After 1989 and the devastating failure of the Tiananmen Square movement, Chinese society quickly entered a new era, an era of commodification. In his "Speeches During the Inspection Tour in the South," Deng Xiaoping put forth his famous argument that "Development is hard reason.” As one of its symptoms, urbanization rapidly increased following the “reform and opening” policy. Beijing and Shanghai were the first to bear the brunt. In Beijing, the city appearance began to change with surprising speed, not to mention that Beijing hosted the 1990 Asian Games, which triggered an acceleration in urbanization. Through 1993, the second, third and part of the fourth Ring Roads were opened to traffic; new architecture arose in many quarters of Beijing, occupying that giant city with cold, hastily erected office towers and apartment complexes; giant advertising boards were all over the central part of the city, and many foreign brands like Coca-Cola und Umbrella constituted the visual experience of Beijing’s daily life. In the meantime, material life in general improved on the basis of economic reform; for example, in 1993 the supply of grain and oil became open-ended. The reform of the wage system encouraged more and more ordinary people to venture into business: all of a sudden, the market became the only thing that mattered.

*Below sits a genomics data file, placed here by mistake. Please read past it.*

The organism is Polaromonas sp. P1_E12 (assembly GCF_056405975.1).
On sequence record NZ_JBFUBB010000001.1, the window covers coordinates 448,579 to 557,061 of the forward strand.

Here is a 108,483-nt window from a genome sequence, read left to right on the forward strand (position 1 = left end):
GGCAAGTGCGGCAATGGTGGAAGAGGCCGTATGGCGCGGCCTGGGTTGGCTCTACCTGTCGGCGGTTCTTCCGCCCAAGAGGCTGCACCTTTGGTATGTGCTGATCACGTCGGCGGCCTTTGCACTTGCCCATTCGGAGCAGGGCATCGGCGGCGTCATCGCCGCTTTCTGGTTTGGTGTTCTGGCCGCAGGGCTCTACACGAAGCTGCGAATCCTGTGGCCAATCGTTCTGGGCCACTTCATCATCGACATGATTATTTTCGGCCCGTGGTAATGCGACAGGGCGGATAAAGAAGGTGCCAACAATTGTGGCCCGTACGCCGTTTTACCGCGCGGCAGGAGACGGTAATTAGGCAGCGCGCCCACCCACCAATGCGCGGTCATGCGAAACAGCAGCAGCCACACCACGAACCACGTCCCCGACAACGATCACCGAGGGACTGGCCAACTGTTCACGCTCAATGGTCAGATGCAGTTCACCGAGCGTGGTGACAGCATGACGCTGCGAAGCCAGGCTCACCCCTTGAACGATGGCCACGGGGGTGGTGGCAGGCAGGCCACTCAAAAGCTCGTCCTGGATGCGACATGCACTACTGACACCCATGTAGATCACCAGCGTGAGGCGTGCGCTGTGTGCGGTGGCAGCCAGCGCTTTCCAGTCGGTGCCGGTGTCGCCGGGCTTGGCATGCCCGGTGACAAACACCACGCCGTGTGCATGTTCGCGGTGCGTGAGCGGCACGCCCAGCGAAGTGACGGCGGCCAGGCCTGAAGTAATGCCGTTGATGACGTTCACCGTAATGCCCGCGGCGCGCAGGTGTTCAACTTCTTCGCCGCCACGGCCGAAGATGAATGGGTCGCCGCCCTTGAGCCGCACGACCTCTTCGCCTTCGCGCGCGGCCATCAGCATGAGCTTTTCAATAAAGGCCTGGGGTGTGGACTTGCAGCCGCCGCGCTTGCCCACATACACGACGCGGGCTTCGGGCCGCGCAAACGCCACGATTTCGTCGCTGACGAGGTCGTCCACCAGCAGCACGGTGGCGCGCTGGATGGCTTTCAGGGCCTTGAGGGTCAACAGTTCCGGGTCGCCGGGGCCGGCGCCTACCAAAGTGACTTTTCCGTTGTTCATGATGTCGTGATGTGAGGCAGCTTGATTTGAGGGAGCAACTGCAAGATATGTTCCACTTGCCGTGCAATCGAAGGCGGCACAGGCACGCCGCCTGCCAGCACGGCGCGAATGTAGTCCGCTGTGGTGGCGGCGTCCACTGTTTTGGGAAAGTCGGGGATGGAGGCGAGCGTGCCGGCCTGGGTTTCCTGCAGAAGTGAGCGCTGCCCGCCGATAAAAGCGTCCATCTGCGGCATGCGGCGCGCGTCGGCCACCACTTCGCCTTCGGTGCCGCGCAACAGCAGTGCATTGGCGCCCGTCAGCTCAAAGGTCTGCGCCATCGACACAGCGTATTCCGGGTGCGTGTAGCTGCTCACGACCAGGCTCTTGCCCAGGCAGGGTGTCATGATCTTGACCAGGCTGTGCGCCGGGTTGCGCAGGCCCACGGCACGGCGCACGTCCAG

Besides the first supermarket, many new luxury hotels and restaurants, demolition was also a central issue of the urbanization process. The demolition of Beijing's historic courtyard alleyways, called hutong, started in the early 1990s. At the height of the city's headlong rush to modernity, about 600 hutong were destroyed each year, displacing an estimated half million residents. Seemingly overnight, the city was transformed from a warren of Ming-dynasty neighborhoods into an ultramodern urban sprawl, packed with gleaming office towers and traversed by eight-lane highways. The current situation of the old city's people, land and housing, and the residents' living situation, is relatively poor: gentrification has been realized at a price.